Corporal Punishment In Public Schools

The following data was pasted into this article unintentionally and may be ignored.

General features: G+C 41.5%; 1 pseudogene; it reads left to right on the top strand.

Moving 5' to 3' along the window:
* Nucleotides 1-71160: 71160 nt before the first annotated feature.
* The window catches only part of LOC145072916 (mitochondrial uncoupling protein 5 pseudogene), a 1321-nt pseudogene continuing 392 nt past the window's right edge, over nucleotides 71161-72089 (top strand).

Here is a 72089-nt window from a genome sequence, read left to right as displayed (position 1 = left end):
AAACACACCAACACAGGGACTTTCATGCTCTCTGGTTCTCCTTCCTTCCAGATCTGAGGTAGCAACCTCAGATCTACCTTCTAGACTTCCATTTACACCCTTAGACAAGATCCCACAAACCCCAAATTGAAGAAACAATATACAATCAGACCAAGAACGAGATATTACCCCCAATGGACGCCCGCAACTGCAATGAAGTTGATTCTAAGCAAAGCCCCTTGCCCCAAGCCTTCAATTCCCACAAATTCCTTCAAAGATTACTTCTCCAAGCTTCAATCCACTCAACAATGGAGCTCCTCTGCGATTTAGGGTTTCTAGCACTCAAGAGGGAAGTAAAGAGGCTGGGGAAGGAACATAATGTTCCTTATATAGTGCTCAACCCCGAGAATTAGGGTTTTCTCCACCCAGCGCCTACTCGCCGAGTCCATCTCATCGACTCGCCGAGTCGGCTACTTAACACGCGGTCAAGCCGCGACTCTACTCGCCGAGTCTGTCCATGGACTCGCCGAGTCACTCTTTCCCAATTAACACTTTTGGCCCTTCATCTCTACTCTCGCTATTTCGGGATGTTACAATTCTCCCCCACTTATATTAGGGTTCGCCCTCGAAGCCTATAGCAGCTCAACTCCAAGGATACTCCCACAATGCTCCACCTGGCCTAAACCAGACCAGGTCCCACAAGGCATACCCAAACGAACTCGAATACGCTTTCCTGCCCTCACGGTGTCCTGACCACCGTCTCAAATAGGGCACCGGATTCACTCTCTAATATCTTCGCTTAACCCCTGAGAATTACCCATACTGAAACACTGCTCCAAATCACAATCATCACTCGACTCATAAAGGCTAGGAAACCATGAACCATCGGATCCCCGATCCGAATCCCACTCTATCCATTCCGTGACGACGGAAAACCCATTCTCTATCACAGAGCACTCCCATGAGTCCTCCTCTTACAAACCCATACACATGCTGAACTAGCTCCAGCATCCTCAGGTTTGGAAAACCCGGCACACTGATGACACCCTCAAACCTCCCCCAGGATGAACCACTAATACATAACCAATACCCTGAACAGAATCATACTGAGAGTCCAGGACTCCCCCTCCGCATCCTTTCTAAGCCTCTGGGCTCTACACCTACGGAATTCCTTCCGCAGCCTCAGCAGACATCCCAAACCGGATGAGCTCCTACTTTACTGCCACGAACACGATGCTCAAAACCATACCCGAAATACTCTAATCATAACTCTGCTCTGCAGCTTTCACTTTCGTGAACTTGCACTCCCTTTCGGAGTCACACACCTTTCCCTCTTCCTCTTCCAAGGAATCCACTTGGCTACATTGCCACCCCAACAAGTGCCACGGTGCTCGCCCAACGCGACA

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Corporal punishment within public school systems continues to be a controversial issue, however, its use is one of the most effective means of discipline in public schools. “Corporal punishment is technically defined as the infliction of physical pain contingent upon the occurrence of a misbehavior (Vockell, 2010).” The use of corporal punishment has many advantages and supporters. The issue of corporal punishment has reached the United States Supreme Court. James Ingraham and Roosevelt Andrews suffered severe paddlings that left bruises and severe pain that required medical attention. The parents of these students filed a lawsuit claiming the paddlings were unconstitutional and violated their right of the Eighth Amendment- prohibition of cruel and unusual punishment. However, the court ruled against them. The court found the Eighth Amendment is intended to protect criminals, not school children. It also ruled the paddlings were not cruel and unusual. Courts have found in favor of the schools and educators in numerous cases ( (Hinchey, 2003). A human rights treaty, the Convention on the Rights of the Child, states discipline of children involving violence is unacceptable. The United States is one of two countries that have not yet ratified the Convention on the Rights of the Child (Hinchey, 2003). “Parents in states where corporal punishment is legal can protect their children from beatings only by removing them from schools that employ paddling (Hinchey,
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